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21 First Drafts: Renzo Piano's Italian Industry Pavilion

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Franziska Barczyk

First Drafts is a series exploring the early work of our architectural icons, examining their careers through the lens of their debut projects. Every day in August, we'll profile one architect's first finished building—often surprising, always insightful—as a solo practitioner. Within the vast field of great building design, we aim to uncover the significance of first acts.

Renzo Piano
Italian Industry Pavilion at Expo '70 in Osaka, Japan
Date completed: 1970

Getting the Gig:
The futuristic structures of Renzo Piano now span the globe, but in many important ways, his engineering accomplishments and grand buildings can trace their origins to the architect's formative years in Genoa. During his childhood in the Italian port city, Piano would visit construction sites with his father, a contractor, and obsess over the boats in the docks and the curve of the sheets drying on nearby rooftops. It was the beginning of a drive to master both form and function, as his firsthand experience with the building trade would encourage him to continually test out new materials. After graduating from the Polytechnic School of Architecture in Milan in 1964, Piano followed a typical career path for the rest of the decade, working as an intern for both Louis Kahn in Philadelphia and Z.S. Makowsky in London. But he continued to experiment back at home, constructing a series of lightweight structures, such as a portable fiberglass pavilion for sulphur miners in Pomezia that could move with the workers. He told Surface Magazine that, at the time, he would have been "perfectly happy" researching and designing lightweight structures and exploring "the dream of lightness." He would have continued down that path, but then, he grew up; winning a commission in 1969 to build the Italian Industry Pavilion at Expo '70 in Osaka may have been the key turning point.

Description and Reception:
"At the beginning of my career, the piece-by-piece attitude gave me the opportunity to study, experiment and understand the logic of materials," said Piano. This temporary pavilion was no exception. The square structure stretched out his previous small-scale, experimental work, such as the barrel vaulted miners pavilion, while including subtle curves in every square grid that looked like petals waiting to bloom. Packaged and transported overseas in 15 shipping containers, the tent-like structure was also a prefab experiment that presaged the exposed suspensions, external supports and intricate jointing that would be seen on later Piano projects, especially the Centre Georges Pompidou. Construction of the pavilion, a steel skeleton with reinforced polyester cladding and panels, was also a family affair; his late brother Ermanno assisted with assembly.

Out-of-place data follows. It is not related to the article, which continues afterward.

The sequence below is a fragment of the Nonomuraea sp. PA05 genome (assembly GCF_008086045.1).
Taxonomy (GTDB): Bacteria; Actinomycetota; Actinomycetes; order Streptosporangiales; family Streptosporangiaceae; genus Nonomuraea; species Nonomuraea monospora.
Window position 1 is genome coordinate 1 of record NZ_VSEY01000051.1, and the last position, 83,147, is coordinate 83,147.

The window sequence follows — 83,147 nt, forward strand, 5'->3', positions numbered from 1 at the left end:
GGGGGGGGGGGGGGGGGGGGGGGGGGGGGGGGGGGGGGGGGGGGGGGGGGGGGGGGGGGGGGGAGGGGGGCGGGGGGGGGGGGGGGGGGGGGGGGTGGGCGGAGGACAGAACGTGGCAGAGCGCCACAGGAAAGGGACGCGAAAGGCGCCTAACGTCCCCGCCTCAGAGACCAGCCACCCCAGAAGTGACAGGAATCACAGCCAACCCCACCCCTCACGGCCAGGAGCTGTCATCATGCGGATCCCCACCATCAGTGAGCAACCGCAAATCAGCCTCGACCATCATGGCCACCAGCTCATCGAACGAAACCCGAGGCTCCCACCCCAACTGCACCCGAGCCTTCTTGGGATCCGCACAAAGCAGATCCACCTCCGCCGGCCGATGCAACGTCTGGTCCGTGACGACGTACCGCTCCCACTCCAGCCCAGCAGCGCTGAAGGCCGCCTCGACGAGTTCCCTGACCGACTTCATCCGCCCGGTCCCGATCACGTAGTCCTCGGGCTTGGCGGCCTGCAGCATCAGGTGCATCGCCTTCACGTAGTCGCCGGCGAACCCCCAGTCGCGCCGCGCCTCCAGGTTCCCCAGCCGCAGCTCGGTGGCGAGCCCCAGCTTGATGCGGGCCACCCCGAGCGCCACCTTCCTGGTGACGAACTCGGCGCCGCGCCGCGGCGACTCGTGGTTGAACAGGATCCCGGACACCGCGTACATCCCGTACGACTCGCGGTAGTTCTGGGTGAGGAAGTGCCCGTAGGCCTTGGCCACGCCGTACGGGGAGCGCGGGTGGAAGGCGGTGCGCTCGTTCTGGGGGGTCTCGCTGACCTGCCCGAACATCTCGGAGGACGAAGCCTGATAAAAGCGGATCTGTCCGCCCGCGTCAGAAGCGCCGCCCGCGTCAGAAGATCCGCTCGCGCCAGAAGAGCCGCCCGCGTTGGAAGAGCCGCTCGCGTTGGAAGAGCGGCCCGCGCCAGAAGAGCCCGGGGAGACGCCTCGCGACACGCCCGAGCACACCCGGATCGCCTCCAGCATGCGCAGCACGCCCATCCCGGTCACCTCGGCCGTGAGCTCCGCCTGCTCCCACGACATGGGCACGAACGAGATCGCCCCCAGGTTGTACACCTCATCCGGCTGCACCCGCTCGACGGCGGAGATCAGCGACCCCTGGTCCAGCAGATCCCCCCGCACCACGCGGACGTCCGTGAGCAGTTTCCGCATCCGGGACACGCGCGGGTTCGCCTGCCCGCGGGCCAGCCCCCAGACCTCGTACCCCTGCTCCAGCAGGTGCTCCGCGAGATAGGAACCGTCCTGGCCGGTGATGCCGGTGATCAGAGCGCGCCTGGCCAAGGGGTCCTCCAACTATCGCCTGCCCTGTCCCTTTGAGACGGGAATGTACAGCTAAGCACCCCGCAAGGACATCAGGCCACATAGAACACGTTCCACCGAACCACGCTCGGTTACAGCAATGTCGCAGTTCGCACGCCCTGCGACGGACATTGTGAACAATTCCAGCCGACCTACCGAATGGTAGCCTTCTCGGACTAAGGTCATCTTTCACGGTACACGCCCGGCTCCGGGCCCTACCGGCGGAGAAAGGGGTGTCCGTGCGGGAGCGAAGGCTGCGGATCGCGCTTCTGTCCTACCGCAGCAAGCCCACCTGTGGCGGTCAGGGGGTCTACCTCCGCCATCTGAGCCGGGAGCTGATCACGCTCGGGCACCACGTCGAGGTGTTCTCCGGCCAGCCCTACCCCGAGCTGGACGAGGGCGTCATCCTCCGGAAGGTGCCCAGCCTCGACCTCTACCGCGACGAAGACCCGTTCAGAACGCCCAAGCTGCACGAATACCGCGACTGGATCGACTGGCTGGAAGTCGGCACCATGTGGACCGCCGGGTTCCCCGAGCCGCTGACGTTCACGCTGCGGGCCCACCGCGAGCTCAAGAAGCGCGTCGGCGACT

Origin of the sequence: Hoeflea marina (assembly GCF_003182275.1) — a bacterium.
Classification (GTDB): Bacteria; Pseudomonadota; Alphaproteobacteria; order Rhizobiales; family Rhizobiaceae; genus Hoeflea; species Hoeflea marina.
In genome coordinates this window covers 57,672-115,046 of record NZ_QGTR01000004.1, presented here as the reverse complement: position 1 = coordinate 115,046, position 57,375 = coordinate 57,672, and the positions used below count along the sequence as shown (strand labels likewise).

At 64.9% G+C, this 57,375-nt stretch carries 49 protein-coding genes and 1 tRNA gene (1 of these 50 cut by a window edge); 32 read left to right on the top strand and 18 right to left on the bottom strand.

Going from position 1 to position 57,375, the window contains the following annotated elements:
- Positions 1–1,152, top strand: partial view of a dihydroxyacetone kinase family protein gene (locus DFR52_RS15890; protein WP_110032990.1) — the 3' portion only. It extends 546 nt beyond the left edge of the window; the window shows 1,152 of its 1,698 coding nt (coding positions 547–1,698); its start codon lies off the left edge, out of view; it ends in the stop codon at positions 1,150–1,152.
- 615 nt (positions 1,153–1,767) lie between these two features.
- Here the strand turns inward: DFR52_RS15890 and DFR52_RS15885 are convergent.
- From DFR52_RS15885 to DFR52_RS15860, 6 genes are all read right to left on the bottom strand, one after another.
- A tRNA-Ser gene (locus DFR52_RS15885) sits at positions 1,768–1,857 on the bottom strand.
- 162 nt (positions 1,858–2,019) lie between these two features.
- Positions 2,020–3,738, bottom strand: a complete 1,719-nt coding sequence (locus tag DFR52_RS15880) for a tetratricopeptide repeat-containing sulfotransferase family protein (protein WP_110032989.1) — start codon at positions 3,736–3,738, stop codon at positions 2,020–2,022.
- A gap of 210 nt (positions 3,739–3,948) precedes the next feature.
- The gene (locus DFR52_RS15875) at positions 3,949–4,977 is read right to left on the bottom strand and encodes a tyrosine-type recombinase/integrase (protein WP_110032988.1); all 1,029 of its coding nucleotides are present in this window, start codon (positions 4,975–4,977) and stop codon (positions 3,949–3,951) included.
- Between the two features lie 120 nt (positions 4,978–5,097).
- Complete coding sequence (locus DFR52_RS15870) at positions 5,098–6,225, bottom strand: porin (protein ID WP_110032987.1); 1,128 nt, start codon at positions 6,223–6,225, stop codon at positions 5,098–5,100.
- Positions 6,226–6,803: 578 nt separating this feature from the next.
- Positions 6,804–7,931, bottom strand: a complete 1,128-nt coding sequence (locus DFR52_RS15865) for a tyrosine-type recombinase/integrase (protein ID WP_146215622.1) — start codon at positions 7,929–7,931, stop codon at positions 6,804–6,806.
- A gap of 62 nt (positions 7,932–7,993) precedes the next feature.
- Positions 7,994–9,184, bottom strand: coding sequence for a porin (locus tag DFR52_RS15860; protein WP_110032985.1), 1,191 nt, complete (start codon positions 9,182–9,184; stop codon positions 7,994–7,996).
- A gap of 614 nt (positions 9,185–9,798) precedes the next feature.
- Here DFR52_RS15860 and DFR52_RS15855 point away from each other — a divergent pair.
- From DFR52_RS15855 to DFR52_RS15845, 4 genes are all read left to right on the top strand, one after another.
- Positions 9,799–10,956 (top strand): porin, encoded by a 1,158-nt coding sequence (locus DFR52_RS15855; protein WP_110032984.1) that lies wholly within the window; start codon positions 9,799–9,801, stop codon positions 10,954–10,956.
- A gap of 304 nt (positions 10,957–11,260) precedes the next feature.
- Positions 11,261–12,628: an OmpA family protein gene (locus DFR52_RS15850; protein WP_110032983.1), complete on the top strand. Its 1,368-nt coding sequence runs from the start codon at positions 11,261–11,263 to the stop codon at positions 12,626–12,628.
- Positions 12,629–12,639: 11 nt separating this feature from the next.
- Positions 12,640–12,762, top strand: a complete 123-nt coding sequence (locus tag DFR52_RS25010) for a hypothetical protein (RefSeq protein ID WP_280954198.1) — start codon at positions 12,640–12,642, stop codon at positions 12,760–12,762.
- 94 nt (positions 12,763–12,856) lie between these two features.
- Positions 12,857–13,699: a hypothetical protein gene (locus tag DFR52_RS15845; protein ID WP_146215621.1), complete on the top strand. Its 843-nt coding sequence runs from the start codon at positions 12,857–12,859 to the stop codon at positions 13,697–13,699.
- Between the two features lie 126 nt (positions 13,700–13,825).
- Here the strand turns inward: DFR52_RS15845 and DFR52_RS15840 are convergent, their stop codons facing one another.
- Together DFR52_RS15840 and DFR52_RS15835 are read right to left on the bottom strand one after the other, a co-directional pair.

Impact on His Career:
Touring the futuristic grounds of Expo 70, the young Piano would have been privy to a range of experimental work from across the globe, including the Mylar-covered, moon-like American pavilion by Davis-Brody and Powell and Moya's suspended steel design for Britain, which featured an open-air pavilion underneath the main structure. While attending the record-breaking event, which drew more than 64 million visitors, he met Richard Rogers, a young architect with whom Piano discovered a mutual interest in material and experimentation. When it was was suggested that they team up to enter a competition to design the Centre Georges Pompidou, the two decided to partner up, even though as Piano says, they were young and perhaps edgy ("we were not very professional - let's say, on the margins of the professionwe were bad boys with bad manners."). Relatively unknown, with a CV consisting of mostly temporary structures, the partnership went on to win the competition with a shocking submission that suggested erecting an arts center with an exoskeleton in the center of Paris.



Famous Future Works: Centre Georges Pompidou (Paris: 1971), Kansai Air Terminal (Osaka: 1994), Parco della Musica (Rome: 2002), California Academy of Sciences (2008: San Francisco), Modern Wing of the Art Institute of Chicago (Chicago: 2009), The Shard (London: 2012), Whitney Museum of American Art (New York: 2015)

Current Status:
The temporary structure has long been disassembled, and the site of Expo '70 has been turned into a Commemoration Park. A massive, 70-meter-tall Tower of the Sun statue by Taro Okamoto, a symbol of the international gathering, still stands as a reminder of the event.

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